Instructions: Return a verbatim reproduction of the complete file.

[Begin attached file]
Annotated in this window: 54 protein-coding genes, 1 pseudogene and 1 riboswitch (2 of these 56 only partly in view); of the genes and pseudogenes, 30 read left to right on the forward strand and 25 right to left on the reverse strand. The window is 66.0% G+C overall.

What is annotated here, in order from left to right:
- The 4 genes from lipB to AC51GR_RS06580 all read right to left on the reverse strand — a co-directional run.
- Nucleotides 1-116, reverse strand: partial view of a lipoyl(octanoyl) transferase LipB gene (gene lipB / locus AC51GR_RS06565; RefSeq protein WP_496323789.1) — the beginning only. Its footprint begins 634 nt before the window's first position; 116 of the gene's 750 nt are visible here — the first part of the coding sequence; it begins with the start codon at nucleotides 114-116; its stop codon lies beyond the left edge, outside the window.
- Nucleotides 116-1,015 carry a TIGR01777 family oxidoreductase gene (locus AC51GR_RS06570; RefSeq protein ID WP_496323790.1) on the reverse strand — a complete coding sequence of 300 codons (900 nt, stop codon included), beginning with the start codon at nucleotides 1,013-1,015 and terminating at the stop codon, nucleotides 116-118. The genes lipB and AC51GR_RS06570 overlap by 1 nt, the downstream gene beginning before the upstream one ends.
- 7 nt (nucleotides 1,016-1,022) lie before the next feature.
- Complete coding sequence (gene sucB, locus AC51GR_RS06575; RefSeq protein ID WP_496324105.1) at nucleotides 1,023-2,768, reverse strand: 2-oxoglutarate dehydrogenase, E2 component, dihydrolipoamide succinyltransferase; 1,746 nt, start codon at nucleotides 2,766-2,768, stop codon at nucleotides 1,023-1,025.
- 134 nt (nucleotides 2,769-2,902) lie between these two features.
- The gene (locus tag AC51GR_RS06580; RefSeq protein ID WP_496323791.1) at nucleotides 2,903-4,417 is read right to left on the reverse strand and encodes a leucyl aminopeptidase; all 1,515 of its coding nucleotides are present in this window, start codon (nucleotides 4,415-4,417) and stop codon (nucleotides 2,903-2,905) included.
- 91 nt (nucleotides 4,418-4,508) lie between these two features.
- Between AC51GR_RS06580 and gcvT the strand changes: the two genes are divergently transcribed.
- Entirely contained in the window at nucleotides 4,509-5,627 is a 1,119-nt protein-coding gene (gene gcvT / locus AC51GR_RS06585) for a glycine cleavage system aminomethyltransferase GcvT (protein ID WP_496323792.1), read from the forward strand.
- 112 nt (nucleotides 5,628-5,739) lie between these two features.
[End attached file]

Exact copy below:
Annotated in this window: 54 protein-coding genes, 1 pseudogene and 1 riboswitch (2 of these 56 only partly in view); of the genes and pseudogenes, 30 read left to right on the forward strand and 25 right to left on the reverse strand. The window is 66.0% G+C overall.

What is annotated here, in order from left to right:
- The 4 genes from lipB to AC51GR_RS06580 all read right to left on the reverse strand — a co-directional run.
- Nucleotides 1-116, reverse strand: partial view of a lipoyl(octanoyl) transferase LipB gene (gene lipB / locus AC51GR_RS06565; RefSeq protein WP_496323789.1) — the beginning only. Its footprint begins 634 nt before the window's first position; 116 of the gene's 750 nt are visible here — the first part of the coding sequence; it begins with the start codon at nucleotides 114-116; its stop codon lies beyond the left edge, outside the window.
- Nucleotides 116-1,015 carry a TIGR01777 family oxidoreductase gene (locus AC51GR_RS06570; RefSeq protein ID WP_496323790.1) on the reverse strand — a complete coding sequence of 300 codons (900 nt, stop codon included), beginning with the start codon at nucleotides 1,013-1,015 and terminating at the stop codon, nucleotides 116-118. The genes lipB and AC51GR_RS06570 overlap by 1 nt, the downstream gene beginning before the upstream one ends.
- 7 nt (nucleotides 1,016-1,022) lie before the next feature.
- Complete coding sequence (gene sucB, locus AC51GR_RS06575; RefSeq protein ID WP_496324105.1) at nucleotides 1,023-2,768, reverse strand: 2-oxoglutarate dehydrogenase, E2 component, dihydrolipoamide succinyltransferase; 1,746 nt, start codon at nucleotides 2,766-2,768, stop codon at nucleotides 1,023-1,025.
- 134 nt (nucleotides 2,769-2,902) lie between these two features.
- The gene (locus tag AC51GR_RS06580; RefSeq protein ID WP_496323791.1) at nucleotides 2,903-4,417 is read right to left on the reverse strand and encodes a leucyl aminopeptidase; all 1,515 of its coding nucleotides are present in this window, start codon (nucleotides 4,415-4,417) and stop codon (nucleotides 2,903-2,905) included.
- 91 nt (nucleotides 4,418-4,508) lie between these two features.
- Between AC51GR_RS06580 and gcvT the strand changes: the two genes are divergently transcribed.
- Entirely contained in the window at nucleotides 4,509-5,627 is a 1,119-nt protein-coding gene (gene gcvT / locus AC51GR_RS06585) for a glycine cleavage system aminomethyltransferase GcvT (protein ID WP_496323792.1), read from the forward strand.
- 112 nt (nucleotides 5,628-5,739) lie between these two features.